January 30, 2018
Volume 3 Issue 7
Brightstock Demand to Dwindle
Global bright stock demand sat at 2.7 million tons in 2017, but is expected to decline by roughly 250,000 tons by 2027, Kline & Co. said in a webinar last week. Europe accounts for around 10 percent to 12 percent of global demand, and its consumption is expected to decrease at an average annual rate of 0.1 to 0.2 percent, while Africa and the Middle East account for 12 percent to 15 percent and should increase at an annual rate of roughly 0.5 percent.
“Conventional API Group I bright stocks, which are made at Group I refineries, make up about 85 to 90 percent of demand, with Group V, or naphthenic, bright stocks and alternate bright stocks, which include Group II and other processes that involves processing a naphthenic crude but producing a product that matches at least Group I quality, making up the remaining demand," said Project Manager Anuj Kumar.
The global bright stock market is slightly oversupplied, with supply sitting at roughly 2.8 million tons. The surplus is primarily due to declining demand for bright stock use in automotive engine oils in developed countries.
“While on the overall level the bright stock market appears to be balanced, there are regional supply-demand imbalances,” said Kumar during Wednesday’s webinar.
Bright stocks are underrepresented in Europe, with the region making up just over 10 percent of global bright stock demand despite Europe’s nearly 20 percent share of global finished lubricant demand. Africa and the Middle East, however, holds 12 to 15 percent of global bright stock demand, but only 10 percent of global finished lubricant demand.
Currently, Europe is operating at a nearly 400,000 ton surplus, while Africa and the Middle East are experiencing a combined deficit of about 110,000 tons. Some of Europe’s oversupply is exported to Africa and the Middle East to ease the undersupply issue, according to Shefali Katyal the lead consultant on the bright stocks project.
“Bright stock is underrepresented [in] lower penetration of monogrades and heavier multigrades, both in passenger car motor oils and heavy-duty motor oils, which require higher quantities of bright stocks,” said Katyal. “In several markets in Western Europe, the demand for monograde engine oils is almost non-existent. This results in very low demand for bright stocks in these applications.”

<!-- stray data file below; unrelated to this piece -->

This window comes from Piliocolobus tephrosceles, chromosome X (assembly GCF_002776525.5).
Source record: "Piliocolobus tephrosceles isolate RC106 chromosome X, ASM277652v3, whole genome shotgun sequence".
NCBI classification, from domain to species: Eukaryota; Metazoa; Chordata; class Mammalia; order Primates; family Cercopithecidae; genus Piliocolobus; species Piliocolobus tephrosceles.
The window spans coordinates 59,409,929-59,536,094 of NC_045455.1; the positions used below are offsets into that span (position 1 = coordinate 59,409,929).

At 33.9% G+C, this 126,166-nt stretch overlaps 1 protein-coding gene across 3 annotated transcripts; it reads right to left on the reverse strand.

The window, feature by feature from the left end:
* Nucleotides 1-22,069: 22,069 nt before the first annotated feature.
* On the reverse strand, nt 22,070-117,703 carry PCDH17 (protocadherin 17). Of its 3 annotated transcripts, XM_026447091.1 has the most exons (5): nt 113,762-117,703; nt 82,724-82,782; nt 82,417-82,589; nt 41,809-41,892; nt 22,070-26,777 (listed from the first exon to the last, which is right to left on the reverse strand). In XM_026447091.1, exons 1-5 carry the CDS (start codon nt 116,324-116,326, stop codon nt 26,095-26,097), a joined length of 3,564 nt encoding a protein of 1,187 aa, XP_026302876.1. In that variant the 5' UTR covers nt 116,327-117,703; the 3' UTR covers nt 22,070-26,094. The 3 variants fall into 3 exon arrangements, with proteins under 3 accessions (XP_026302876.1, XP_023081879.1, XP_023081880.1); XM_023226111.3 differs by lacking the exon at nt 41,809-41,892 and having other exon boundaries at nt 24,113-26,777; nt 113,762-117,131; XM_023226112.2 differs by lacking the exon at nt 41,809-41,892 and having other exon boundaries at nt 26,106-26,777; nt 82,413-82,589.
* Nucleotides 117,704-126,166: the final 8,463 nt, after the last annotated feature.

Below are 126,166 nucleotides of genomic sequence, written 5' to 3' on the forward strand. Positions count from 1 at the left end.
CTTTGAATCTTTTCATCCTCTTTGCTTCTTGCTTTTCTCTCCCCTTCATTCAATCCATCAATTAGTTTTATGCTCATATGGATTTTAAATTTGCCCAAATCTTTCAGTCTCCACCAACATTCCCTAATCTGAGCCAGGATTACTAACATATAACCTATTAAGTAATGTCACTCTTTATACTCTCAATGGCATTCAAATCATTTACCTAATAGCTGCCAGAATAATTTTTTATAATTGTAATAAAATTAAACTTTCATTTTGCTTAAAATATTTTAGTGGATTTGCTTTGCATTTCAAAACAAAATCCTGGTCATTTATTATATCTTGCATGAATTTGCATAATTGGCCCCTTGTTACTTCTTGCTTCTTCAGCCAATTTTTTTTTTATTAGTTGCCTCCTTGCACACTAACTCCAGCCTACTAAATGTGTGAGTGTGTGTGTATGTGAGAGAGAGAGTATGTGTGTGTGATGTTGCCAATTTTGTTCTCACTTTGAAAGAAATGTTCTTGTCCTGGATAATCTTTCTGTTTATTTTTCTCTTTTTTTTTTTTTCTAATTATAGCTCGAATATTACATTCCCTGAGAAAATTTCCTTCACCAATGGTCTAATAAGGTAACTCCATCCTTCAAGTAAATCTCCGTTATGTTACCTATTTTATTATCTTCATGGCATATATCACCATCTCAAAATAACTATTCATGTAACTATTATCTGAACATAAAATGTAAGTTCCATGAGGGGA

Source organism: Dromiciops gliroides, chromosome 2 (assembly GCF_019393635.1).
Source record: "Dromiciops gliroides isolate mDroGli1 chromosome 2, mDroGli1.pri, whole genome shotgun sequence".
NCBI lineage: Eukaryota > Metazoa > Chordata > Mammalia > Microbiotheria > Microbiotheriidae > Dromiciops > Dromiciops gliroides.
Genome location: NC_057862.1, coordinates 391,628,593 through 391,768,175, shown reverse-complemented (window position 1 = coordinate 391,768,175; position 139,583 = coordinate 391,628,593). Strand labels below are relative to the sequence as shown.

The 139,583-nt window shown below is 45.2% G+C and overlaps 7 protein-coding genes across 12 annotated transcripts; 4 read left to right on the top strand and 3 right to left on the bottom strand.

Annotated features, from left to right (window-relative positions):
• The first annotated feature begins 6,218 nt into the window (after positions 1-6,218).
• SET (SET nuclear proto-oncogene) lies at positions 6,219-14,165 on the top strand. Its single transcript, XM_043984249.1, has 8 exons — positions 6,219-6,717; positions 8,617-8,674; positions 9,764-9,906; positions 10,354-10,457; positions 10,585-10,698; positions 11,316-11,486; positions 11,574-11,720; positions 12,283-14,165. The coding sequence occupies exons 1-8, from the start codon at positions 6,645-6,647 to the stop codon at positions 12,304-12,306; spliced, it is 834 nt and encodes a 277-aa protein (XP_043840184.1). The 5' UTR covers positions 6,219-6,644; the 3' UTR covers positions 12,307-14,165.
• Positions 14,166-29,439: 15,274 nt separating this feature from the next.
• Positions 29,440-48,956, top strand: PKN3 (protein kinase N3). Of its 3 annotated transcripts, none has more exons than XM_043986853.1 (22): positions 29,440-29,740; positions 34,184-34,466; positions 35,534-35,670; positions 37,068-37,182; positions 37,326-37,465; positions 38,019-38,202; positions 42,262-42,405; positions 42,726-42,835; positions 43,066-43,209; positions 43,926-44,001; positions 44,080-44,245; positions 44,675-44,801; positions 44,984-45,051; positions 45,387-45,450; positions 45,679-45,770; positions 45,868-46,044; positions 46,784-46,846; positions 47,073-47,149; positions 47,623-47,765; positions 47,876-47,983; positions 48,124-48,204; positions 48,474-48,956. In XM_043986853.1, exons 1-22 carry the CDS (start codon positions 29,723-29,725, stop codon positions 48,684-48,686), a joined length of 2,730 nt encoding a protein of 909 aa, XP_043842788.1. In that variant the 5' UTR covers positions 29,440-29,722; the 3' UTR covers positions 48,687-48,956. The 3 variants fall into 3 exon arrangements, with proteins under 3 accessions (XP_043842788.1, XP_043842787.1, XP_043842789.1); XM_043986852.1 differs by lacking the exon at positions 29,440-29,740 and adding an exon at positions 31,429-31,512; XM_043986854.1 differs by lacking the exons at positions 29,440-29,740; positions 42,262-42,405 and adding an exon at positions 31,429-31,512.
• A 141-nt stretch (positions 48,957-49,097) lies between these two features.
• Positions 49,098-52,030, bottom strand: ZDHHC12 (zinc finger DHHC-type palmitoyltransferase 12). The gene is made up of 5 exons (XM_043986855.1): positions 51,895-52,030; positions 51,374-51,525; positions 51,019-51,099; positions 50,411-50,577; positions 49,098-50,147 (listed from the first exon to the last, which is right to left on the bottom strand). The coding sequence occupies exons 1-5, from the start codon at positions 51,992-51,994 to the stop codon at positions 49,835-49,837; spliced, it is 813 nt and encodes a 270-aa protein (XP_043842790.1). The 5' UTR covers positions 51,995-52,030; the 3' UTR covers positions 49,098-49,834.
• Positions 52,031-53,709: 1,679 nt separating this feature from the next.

Monograde engine oils account for most of engine oil demand in Africa and the Middle East, however, “as monograde engine oils require bright stock as a key component of its formulation, demand for bright stock is high,” Katyal noted.
In the global market, bright stocks are underrepresented in automotive engine oils, but overrepresented in industrial and automotive gear oil applications, as well as marine oils and greases.
Although passenger car motor oils make up approximately 22 percent of global finished lubricant demand, the product takes up a mere 5 percent of global bright stock demand. In contrast, automotive gear oils accounts for about 4 percent of global finished lubricant demand, but almost 20 percent of global bright stock demand.
“The slower rate of finished lubricant demand growth and swift quality shifts in automotive engine oils worldwide will result in a net decline in demand for bright stocks,” noted Kumar in his presentation. Although bright stock demand for automotive gear oils, greases and process oils is expected to increase, and bright stock demand for marine oils and industrial gear oils is predicted to remain the same, the demand decline in bright stocks for automotive engine oils is significant enough to cause overall demand to decrease.
A major challenge to the bright stocks market is Group I plant closures. Between 1.3 million tons and 1.4 million tons of bright stock capacity has shut down across the globe since 1997. “Over the past 20 years, bright stock supply has been an inevitable casualty of Group I rationalization due to technical changes in finished lubricant quality and burgeoning Group II/III supply,” said Kumar. In Europe nearly 500,000 tons of bright stock capacity has shut down since 1997, and 200,000 tons of bright stock capacity has shut down in Africa and the Middle East.
Because of growing Group II and Group III competition, Group I plants are being forced to operate at lower rates, hindering conventional Group I bright stock production, especially in Europe. Group I base oil demand took up 65 percent of global demand in 2007, but decreased to 39 percent of demand by 2017, according to the Lubes’N’Greases Factbook.
“In Africa, the region simply doesn’t have enough bright stock producing plants, and those that are operating are grappling with several issues, like frequent maintenance shutdowns (as these plants are quite old) [and] cash issues faced by some companies,” said Katyal in an interview. “In the Middle East region, [the] bulk of bright stock supply comes from Saudi Arabia and Iran,” she noted.
Bright stock supply is expected to decrease by 10 percent to approximately 2.4 million tons per year by 2027. The bright stocks market will see a net deficit of between 250,000 tons and 300,000 tons by 2027, forecasts Kline. “This shortfall represents the combined effects of the curtailed demand for heavy and monograde engine oils, increase in demand for industrial oils and process oils, supply erosion resulting from Group I plant shutdowns/conversions and increased supply from Group V and alternate bright stock plants,” said Kumar.
Other alternatives will have to cover the gap, and Kline believes polyisobutylenes are the best suited to address the impending deficit. PIBs are a favorable alternative in terms of availability, technical suitability and volume savings, and moderately suitable price wise. Kline also found high-viscosity polyalkylene glycols to be moderately suitable alternatives, faring well in all categories but price.